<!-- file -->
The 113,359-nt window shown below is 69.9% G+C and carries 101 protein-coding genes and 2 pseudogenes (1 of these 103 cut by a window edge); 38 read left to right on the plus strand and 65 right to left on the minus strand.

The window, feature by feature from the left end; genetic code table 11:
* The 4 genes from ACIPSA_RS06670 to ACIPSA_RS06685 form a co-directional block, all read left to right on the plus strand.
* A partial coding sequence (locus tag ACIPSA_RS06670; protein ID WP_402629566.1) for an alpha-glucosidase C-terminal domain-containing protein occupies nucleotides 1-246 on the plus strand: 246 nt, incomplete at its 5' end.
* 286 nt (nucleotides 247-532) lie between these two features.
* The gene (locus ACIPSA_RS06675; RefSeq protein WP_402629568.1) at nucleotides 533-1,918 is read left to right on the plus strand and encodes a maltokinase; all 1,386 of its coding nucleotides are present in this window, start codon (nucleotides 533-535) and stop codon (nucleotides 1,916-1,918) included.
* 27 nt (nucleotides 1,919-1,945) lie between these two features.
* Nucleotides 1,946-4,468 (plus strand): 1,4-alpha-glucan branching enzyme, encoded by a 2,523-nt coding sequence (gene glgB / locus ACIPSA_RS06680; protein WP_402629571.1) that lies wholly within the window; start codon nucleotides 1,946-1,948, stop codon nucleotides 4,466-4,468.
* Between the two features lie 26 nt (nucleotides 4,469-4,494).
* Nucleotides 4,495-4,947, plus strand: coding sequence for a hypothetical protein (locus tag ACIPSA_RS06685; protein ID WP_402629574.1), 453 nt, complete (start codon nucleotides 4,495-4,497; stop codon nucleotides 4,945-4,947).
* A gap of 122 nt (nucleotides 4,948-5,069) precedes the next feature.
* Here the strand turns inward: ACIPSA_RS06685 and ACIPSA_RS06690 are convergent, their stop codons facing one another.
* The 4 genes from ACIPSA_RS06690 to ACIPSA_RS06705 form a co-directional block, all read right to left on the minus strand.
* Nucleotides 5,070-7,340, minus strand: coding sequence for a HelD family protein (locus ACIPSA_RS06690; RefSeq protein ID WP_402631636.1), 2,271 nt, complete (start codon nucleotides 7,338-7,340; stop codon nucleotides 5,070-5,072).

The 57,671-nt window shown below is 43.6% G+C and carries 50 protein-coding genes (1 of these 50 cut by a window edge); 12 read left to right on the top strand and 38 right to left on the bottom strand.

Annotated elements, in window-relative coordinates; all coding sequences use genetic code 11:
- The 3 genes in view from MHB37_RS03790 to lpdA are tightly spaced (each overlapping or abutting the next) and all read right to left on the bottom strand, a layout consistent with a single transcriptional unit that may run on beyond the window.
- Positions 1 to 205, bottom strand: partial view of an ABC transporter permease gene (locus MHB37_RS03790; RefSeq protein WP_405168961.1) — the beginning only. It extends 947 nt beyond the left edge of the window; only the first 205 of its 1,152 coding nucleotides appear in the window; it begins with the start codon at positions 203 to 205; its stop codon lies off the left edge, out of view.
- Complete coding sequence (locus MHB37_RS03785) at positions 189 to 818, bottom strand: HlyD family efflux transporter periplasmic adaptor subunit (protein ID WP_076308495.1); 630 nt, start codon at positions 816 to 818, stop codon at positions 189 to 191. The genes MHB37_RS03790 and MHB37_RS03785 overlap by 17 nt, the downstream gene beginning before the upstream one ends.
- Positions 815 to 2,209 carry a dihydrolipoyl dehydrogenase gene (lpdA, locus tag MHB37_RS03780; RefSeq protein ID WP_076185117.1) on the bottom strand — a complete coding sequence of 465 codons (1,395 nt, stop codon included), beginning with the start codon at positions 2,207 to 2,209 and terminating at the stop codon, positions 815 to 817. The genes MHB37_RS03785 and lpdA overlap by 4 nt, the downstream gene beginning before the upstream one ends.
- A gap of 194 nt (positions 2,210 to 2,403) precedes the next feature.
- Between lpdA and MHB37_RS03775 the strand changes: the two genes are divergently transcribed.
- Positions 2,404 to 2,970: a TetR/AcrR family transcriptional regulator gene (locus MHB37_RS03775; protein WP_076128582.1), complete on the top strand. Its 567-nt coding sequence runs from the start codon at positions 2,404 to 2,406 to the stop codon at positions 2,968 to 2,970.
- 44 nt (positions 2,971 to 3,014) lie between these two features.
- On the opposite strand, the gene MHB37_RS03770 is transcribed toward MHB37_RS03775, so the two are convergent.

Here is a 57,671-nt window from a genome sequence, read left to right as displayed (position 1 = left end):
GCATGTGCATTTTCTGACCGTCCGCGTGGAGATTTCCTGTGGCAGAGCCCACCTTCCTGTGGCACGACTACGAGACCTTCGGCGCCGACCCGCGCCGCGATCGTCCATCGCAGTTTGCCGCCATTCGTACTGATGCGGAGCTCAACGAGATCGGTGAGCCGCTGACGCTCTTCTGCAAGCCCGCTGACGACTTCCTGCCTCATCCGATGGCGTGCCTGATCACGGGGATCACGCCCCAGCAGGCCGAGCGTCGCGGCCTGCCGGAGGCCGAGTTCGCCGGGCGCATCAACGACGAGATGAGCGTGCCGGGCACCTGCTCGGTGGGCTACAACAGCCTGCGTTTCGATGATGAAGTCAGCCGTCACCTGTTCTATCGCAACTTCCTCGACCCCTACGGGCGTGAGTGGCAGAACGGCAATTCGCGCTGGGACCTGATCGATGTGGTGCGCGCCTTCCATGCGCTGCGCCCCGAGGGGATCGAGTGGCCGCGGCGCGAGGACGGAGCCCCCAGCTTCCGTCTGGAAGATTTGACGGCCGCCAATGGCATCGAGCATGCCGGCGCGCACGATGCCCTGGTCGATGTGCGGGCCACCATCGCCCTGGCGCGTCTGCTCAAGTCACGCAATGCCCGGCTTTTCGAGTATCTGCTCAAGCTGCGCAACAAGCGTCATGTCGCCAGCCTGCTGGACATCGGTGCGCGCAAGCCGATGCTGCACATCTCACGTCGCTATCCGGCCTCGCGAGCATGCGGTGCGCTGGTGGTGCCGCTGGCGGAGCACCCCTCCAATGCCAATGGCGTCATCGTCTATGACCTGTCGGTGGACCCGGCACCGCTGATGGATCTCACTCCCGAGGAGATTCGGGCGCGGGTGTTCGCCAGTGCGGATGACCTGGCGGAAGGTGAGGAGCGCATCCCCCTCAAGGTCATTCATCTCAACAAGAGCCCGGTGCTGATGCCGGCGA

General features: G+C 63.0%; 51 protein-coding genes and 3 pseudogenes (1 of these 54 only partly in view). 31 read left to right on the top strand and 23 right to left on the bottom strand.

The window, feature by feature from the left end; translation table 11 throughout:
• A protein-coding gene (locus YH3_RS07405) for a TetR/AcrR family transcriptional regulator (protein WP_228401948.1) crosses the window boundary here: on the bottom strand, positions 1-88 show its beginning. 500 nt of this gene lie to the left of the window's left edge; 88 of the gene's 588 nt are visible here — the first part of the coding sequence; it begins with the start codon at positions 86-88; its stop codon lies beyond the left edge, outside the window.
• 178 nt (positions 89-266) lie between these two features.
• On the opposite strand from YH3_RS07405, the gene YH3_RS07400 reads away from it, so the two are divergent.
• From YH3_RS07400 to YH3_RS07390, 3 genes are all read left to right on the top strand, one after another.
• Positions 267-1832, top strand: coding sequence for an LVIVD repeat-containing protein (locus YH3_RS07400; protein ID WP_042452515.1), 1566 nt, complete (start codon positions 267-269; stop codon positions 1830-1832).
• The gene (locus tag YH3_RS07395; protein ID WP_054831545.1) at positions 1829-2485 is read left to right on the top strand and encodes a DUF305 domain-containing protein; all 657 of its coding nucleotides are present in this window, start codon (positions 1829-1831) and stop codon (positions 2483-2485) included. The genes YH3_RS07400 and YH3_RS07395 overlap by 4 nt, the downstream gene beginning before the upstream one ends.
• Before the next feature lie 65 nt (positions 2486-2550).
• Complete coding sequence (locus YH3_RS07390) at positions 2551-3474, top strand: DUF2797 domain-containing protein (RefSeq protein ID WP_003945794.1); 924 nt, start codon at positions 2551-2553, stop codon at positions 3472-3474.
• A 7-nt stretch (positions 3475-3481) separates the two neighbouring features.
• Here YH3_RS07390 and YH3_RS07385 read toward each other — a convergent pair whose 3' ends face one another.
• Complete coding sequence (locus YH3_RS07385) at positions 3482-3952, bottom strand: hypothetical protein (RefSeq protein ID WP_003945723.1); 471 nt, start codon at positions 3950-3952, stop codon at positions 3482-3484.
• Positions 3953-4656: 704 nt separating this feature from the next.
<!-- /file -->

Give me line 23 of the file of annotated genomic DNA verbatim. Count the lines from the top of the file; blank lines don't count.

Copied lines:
- Positions 2,404 to 2,970: a TetR/AcrR family transcriptional regulator gene (locus MHB37_RS03775; protein WP_076128582.1), complete on the top strand. Its 567-nt coding sequence runs from the start codon at positions 2,404 to 2,406 to the stop codon at positions 2,968 to 2,970.